Newsweek: Russia Alerts US Wants to Provoke North Korea Into Starting a War

The U.S. is trying to provoke North Korea into starting a war so that it can then strike back, according to a top Russian official. Russian Foreign Minister Sergei Lavrov said on Friday other nations in Asia should be wary of the U.S.’ ambitious and motivations in the region.

“We are alarmed that in the last two months when North Korea conducted no tests or rocket launches, it seemed that Washington was not happy about that, and tried to do things that would irritate and provoke Pyongyang,” Lavrov said.

Referring to U.S. officials, he said: “It’s as if they are hoping that they (the North Koreans) will lash out again, and then it would be possible to engage in military options.”

Lavrov spoke during a joint press conference with his Japanese counterpart, Taro Kono, after the men met in Moscow to discuss relations between the world powers, Reuters reported.

He questioned why the U.S. had passed new sanctions against North Korea and held military exercises in the region in recent weeks even though Pyongyang had not taken action against Washington during the same period. He suggested Japan has done little to discourage heated tension from the U.S. aimed at North Korea.

“We are expressing deep concern, with facts to back it up, that Japan along with South Korea is becoming a territory for the deployment of elements of the U.S. global missile defense system which is being rolled out in that region under the pretext of the North Korea threat,” Lavrov said.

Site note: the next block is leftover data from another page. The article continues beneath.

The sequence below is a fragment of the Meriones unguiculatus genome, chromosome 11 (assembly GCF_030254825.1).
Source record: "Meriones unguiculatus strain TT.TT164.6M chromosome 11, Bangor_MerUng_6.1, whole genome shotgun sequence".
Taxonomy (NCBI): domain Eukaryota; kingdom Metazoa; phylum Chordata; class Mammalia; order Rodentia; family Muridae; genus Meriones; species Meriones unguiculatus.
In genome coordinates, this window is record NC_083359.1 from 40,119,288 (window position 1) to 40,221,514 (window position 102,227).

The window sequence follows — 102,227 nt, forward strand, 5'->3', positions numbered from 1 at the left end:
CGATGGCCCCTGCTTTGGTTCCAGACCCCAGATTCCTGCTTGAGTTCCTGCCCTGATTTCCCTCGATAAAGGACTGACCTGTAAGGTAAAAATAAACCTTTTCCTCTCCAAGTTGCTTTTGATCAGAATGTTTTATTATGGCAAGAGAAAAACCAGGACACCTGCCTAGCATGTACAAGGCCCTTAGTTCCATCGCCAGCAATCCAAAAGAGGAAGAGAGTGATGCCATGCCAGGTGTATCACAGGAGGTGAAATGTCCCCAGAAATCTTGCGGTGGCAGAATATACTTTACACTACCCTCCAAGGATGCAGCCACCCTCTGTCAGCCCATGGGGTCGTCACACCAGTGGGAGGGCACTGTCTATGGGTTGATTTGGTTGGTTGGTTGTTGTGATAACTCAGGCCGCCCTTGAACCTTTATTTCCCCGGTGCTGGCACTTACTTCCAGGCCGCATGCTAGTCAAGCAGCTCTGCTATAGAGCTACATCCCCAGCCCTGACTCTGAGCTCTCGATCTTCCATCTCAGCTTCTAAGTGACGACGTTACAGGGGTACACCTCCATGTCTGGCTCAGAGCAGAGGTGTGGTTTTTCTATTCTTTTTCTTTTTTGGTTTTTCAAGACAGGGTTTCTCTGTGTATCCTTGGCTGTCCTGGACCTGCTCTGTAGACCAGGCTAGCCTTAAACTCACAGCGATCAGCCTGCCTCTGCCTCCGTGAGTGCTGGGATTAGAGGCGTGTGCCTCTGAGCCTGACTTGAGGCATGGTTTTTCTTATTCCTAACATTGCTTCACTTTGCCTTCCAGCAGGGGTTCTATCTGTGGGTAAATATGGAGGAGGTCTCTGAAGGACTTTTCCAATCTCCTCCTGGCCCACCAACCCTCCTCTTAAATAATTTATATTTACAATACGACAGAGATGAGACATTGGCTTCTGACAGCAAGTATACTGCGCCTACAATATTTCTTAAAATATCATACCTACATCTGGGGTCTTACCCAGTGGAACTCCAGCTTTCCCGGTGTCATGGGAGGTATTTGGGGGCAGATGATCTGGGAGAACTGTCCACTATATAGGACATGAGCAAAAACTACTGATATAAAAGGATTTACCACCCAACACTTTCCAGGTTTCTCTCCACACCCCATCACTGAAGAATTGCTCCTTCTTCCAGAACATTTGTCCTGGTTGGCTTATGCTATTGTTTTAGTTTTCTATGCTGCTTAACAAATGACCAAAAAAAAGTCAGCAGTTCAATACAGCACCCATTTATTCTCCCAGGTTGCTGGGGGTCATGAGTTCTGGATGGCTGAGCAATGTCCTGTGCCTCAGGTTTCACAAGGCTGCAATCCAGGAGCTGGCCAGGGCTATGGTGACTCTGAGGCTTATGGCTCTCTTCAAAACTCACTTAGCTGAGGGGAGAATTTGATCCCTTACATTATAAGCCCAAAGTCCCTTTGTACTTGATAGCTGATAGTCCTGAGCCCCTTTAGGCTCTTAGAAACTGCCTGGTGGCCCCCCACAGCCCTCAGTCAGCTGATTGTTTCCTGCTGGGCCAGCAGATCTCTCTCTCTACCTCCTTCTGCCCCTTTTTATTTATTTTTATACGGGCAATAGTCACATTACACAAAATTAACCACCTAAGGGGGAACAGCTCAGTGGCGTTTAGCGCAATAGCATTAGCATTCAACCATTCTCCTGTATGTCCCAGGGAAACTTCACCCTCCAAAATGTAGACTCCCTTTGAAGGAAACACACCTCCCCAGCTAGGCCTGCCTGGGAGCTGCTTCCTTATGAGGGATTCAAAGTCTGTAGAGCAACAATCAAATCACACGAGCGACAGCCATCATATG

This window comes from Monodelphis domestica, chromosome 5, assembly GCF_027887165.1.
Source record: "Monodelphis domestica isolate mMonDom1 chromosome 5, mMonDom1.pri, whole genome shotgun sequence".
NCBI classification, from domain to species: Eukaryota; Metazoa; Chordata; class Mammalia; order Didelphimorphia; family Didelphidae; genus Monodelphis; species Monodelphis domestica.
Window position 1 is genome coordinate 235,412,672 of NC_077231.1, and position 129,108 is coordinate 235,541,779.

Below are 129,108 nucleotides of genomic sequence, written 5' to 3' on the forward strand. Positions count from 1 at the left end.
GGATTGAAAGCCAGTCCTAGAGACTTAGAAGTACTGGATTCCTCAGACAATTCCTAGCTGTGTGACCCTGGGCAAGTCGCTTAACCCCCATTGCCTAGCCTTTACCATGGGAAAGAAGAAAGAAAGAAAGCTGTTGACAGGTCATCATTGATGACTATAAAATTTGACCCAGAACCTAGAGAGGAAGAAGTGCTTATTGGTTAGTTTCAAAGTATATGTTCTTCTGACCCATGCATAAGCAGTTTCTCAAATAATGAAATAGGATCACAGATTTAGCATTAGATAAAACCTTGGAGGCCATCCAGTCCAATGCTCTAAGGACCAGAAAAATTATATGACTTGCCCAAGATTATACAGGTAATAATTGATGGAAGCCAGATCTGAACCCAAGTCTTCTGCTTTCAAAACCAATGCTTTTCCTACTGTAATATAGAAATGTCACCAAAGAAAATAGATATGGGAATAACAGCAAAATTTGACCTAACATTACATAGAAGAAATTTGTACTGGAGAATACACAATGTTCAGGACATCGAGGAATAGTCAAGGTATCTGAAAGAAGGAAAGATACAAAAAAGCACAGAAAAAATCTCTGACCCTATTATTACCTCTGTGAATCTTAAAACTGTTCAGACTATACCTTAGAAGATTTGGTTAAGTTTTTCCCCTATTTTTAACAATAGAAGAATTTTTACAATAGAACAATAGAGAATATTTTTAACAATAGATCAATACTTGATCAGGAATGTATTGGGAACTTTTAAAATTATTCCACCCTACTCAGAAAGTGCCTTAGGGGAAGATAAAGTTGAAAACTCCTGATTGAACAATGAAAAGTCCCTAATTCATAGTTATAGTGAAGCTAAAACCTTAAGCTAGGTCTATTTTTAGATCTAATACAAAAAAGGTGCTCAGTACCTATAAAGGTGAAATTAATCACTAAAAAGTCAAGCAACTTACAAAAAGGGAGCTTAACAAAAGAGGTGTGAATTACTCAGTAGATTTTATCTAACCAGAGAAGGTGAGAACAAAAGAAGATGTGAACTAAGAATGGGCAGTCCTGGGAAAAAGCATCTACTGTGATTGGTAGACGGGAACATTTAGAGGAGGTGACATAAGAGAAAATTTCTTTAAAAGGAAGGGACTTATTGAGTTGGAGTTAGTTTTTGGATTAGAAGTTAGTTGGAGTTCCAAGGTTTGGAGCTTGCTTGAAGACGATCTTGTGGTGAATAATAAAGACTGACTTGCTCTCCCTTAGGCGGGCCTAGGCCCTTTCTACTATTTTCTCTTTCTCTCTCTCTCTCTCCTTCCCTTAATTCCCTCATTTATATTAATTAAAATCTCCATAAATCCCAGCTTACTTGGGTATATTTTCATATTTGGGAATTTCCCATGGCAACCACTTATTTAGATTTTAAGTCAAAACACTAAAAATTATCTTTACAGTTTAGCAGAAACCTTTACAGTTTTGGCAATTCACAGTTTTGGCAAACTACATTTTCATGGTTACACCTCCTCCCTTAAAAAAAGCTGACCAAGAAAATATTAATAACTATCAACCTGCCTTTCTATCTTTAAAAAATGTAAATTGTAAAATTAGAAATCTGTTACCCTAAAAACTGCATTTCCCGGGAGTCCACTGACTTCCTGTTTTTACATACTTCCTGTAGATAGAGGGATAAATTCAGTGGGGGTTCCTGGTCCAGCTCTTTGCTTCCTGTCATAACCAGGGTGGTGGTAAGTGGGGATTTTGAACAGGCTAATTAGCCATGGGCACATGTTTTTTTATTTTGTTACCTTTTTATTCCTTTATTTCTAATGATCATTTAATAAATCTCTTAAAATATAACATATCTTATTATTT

“We have no problems directly with Japan, we do not see risks there. We see risks because of the proliferation of a global U.S. missile defense system on the territory of countries that neighbor Russia, including Japan.”

He added: “As you know, the U.S. leadership has said many times that all options are on the table, including military options, and we note that Japanese Prime Minister Shinzo Abe, at a meeting with President Trump in early November, said that he supports the American position 100 percent.

Kono responded that Japan had not called for North Korean leader Kim Jong Un to stop down, but added that Tokyo must protect itself after Pyongyang conducted a missile test in September that flew over Japanese territory.

“This is unprecedented, the most important and most pressing threat not just to Japan and Russia but to the international community as a whole. It’s absolutely unacceptable,” Kono said, speaking through an interpreter.

“We believe it’s necessary to use all possible means and to increase the pressure on North Korea as much as possible to stop its nuclear program and the rocket launches.”

Japan and Russia have long had strained relations. The two nations never formally made up after World War II, when the Soviet Union sided with the allies against Tokyo and took control over a group of islands in the Pacific from Japan. Neither Kono or Lavrov mentioned the islands during the press conference.

At one point, Kono described the U.S. as a friend in the battle to temper North Korea’s nuclear ambitions. “Japan welcomes the position of the United States, which is that to protect Japan and South Korea, all means of deterrence will be used,” he said.

After President Donald Trump declared North Korea a state sponsors of terrorism last week, both South Korea and Japan applauded the decision. “I welcome and support (the designation) as it raises the pressure on North Korea,” Japanese Prime Minister Shinzo Abe told reporters.


This article was originally published by Newsweek


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